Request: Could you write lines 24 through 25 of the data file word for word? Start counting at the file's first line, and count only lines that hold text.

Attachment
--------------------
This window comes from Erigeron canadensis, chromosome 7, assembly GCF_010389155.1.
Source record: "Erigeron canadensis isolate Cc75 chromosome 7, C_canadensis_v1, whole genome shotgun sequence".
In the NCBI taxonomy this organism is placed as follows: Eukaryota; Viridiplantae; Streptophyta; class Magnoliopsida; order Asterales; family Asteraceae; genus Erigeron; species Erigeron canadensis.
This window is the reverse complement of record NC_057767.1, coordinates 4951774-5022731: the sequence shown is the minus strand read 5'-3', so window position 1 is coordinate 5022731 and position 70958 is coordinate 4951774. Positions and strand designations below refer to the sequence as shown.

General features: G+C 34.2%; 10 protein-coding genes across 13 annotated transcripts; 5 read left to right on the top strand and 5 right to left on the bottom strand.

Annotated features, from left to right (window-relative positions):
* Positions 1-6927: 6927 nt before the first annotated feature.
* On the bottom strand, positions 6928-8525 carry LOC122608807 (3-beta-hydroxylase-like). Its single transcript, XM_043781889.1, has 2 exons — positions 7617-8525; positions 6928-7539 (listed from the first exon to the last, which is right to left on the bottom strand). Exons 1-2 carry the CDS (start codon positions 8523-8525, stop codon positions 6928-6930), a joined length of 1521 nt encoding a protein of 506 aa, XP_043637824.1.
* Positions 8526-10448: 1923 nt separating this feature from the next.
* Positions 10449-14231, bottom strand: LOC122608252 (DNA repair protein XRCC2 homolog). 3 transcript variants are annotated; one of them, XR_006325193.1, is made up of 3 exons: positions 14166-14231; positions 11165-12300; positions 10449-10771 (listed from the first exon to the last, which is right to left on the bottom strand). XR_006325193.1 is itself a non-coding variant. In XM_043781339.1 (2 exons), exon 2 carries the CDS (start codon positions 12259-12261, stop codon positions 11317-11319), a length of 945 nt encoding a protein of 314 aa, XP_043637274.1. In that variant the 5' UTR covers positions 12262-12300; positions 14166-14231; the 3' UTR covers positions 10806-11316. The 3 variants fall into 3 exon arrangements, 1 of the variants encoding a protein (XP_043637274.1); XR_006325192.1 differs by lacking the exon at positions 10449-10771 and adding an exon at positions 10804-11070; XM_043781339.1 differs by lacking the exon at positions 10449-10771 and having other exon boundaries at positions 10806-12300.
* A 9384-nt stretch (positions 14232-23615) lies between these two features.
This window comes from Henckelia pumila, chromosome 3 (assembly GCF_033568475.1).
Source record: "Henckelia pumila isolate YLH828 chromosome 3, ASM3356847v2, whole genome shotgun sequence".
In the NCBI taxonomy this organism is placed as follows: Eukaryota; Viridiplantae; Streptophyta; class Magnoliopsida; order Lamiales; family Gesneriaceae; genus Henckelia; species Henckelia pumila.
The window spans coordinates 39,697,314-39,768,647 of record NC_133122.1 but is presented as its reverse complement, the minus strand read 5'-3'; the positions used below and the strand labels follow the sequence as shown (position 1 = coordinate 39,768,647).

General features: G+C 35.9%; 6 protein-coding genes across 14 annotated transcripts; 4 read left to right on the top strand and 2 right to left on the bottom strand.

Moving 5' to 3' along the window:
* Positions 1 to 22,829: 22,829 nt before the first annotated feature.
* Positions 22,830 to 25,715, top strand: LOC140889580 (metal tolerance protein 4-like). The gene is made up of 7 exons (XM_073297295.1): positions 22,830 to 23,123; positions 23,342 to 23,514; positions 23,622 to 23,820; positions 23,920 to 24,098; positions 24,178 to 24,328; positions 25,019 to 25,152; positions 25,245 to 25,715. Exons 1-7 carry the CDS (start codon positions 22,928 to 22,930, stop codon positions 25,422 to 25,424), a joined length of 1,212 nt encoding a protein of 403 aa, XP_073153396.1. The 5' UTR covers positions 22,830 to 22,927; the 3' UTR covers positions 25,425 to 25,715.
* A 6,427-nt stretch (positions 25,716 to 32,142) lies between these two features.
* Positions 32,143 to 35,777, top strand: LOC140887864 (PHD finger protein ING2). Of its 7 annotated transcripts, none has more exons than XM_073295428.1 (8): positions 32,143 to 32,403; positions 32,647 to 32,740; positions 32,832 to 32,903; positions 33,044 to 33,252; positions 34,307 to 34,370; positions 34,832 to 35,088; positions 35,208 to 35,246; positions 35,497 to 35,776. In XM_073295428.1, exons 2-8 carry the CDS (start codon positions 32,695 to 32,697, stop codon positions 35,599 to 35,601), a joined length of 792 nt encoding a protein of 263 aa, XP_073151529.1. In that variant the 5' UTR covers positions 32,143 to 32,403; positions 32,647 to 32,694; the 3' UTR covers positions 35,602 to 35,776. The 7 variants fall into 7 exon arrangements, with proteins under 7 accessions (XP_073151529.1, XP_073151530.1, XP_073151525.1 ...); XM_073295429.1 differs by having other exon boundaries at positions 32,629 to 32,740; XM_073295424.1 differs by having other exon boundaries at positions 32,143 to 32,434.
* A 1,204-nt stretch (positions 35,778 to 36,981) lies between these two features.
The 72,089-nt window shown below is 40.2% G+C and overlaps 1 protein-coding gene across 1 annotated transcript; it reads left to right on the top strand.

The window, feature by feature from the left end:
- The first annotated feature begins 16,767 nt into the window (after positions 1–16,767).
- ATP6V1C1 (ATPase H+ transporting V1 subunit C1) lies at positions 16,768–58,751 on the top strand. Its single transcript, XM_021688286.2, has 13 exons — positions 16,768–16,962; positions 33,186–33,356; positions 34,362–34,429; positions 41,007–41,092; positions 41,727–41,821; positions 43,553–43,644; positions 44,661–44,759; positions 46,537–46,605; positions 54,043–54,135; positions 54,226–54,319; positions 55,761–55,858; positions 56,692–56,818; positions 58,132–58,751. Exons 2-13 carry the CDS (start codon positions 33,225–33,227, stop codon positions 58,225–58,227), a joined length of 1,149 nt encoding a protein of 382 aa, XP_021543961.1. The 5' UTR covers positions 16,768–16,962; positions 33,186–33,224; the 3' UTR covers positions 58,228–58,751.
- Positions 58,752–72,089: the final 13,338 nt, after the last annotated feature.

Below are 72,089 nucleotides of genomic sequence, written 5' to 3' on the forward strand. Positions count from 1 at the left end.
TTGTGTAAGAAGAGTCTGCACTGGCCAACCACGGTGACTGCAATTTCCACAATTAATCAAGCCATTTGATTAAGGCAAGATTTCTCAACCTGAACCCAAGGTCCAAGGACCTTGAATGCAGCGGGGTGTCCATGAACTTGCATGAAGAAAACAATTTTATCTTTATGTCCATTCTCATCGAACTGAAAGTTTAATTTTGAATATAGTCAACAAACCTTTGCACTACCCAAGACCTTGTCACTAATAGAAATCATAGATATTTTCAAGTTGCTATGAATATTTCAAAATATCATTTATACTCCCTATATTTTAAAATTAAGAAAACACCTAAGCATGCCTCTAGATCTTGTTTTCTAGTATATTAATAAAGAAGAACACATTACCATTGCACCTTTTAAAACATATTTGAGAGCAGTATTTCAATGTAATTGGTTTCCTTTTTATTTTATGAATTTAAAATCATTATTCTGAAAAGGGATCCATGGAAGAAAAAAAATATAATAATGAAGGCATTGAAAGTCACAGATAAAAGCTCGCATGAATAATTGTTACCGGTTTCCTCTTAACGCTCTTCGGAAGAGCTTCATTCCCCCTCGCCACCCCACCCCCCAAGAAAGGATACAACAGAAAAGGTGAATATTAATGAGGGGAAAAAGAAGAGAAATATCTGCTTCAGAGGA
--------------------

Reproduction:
The window, feature by feature from the left end:
- The first annotated feature begins 16,767 nt into the window (after positions 1–16,767).